Rachael Miller

Going Local for Food Security : Winners of GBSN MBA+ Challenge Video Contest also tackle solar power, supply chains

Editor’s Note: Rachel Miller and her team from Colorado State University’s Global Social and Sustainable Enterprise MBA program recently won the Global Business School Network’s MBA+ Challenge Video Contest. Their winning video, as well as the second and third place winning videos, can be seen below.

Globally, one in 10 people is food insecure. Some 200 million of these people live in urban slums and lack access to the right types of food on a regular basis. This is unacceptable. After years of working and living abroad, our team came together because of a common belief that food insecurity in urban slums can be solved through business solutions.

Last year Bill Clinton issued a challenge via the Hult Prize: Increase food security in urban slums by 2018, using a fast growing, sustainable, and scalable solution. This struck a chord with me and three of my fellow Global Social and Sustainable Enterprise MBA grads (Meghan Coleman, Lindsay Saperstone and Jeannie Whitler), so we jumped in. Leveraging the years we’d spent working in food supply chains in eight different developing countries, we came to the conclusion that many of the puzzle pieces already exist to address this problem from the ground up.

Harnessing Business to Impact Development

We’d observed first hand that there is enough food in urban slums to feed everyone adequately; the problem is in the access and distribution of food. Whether a household gets enough food and whether that food fulfills the nutrition needs of those in the household has serious health implications; including chronic malnutrition, otherwise known as “hidden hunger.” We created MamaCarts, a for-profit food cart micro-franchise, to treat not just the symptoms of malnutrition, but to address the root causes: broken supply chains, high meal prices, lack of nutritional education, and poor sanitation.

By leveraging resources that are already on the ground, we will be better able to help communities in need to insulate themselves from global commodity shocks and bolster local food systems. The MamaCarts model starts with locally grown food, which is processed at community cooking centers and then delivered through a network of franchised food carts to targeted areas, at prices comparable to the status quo. This model requires no new technology and is flexible enough to be easily localized both through the equipment we use and the branding strategies employed.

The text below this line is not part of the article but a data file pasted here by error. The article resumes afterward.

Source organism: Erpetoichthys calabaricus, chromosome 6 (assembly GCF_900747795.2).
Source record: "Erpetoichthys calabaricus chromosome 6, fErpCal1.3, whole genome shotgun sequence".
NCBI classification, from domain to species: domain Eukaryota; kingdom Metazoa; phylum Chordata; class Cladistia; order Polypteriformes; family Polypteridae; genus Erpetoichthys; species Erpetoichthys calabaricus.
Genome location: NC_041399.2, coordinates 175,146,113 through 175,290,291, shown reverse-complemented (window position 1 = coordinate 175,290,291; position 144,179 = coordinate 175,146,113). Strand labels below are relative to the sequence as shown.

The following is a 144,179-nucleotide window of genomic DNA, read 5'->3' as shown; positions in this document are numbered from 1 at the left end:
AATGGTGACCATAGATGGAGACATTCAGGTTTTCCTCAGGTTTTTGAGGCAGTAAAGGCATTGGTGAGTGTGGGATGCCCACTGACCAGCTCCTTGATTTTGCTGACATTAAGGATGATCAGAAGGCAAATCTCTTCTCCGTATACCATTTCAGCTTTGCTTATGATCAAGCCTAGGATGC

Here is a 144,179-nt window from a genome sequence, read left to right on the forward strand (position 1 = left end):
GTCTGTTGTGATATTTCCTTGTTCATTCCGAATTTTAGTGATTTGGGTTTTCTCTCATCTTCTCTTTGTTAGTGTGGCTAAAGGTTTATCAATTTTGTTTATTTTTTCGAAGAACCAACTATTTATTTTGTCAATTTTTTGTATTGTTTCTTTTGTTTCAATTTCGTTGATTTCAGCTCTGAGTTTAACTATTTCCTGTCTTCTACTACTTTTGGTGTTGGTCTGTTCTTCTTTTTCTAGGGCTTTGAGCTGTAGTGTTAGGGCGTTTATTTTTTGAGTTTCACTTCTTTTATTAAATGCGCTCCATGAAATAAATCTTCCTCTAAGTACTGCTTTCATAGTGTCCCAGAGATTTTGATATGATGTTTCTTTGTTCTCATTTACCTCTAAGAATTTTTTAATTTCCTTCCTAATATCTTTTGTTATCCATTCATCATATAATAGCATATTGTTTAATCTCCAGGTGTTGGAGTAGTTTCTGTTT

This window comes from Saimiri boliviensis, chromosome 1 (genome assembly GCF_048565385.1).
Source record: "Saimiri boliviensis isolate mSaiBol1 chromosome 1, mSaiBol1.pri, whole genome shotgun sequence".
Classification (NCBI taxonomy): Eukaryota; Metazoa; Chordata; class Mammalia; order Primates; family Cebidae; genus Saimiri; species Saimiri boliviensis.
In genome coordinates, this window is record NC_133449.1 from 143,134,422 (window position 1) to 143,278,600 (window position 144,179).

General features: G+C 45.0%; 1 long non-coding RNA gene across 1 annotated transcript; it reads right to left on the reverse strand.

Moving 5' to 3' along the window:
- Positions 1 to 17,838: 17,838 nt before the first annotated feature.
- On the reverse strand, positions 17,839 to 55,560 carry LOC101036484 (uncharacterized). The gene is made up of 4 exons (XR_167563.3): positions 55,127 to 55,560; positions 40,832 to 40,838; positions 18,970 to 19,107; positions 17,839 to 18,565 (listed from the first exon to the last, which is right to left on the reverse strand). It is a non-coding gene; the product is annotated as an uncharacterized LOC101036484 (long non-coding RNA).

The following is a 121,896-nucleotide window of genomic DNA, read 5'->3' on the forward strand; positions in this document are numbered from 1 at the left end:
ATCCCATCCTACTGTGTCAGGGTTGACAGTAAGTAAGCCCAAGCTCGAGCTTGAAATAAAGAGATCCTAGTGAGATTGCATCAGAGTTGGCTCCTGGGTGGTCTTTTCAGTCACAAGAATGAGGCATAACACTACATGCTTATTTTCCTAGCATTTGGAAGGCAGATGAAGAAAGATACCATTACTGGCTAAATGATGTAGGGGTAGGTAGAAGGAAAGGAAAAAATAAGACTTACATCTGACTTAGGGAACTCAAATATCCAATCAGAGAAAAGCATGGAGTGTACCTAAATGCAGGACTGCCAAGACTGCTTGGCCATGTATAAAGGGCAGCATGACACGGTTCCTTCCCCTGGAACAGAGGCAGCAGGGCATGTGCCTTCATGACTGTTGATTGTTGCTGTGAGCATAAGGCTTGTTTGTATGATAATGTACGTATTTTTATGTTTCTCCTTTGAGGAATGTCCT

Moving the Dial through Metrics

Development practitioners are increasingly recognizing the need to measure outcomes and demonstrate impact from their programs. Similarly, mission-driven businesses like MamaCarts are exploring ways to demonstrate that our solution gets to the heart of the problem. Using impact assessment tools like GIIRS and IRIS, we are still developing our own reporting system to ensure we are asking the right questions and that we can demonstrate our triple bottom line impact.

Partnering with the Experts

We know that the secret to scaling our model is in partnerships. There are thousands of organizations currently working in the field with expertise in tangential disciplines. From urban farming to human nutrition to water management, our mission is to create linkages rather than build an entire food eco-system from scratch. Why reinvent the wheel when you can strengthen it? At a time of shrinking aid budgets, development practices are shifting; requiring innovative approaches and creative collaborations.

How We’re Doing Business with Purpose

MamaCarts was created because our team saw an opportunity in the breakdown of current systems. By taking a grassroots approach we will be able to create localized ripples in community health and economic stability, one meal at a time. Our next step is to finalize partnerships on the ground and launch a pilot in Kenya. We are currently seeking contacts for nutritionists, supply chain specialists, and will always welcome words of advice.

Food insecurity CAN be addressed with local resources. One in 10 food insecure people is simply too high a number – everyone has the right to nutritious food. Join us in the conversation and let us know what you think!

Second place went to “GIVEWATTS” from The International Institute for Management Development (IMD) in Lausanne, Switzerland and 3rd place went to “Seeking Change” from University of North Carolina Kenan-Flagler Business School and the World Around Them.

Education, Health Care
business development, nutrition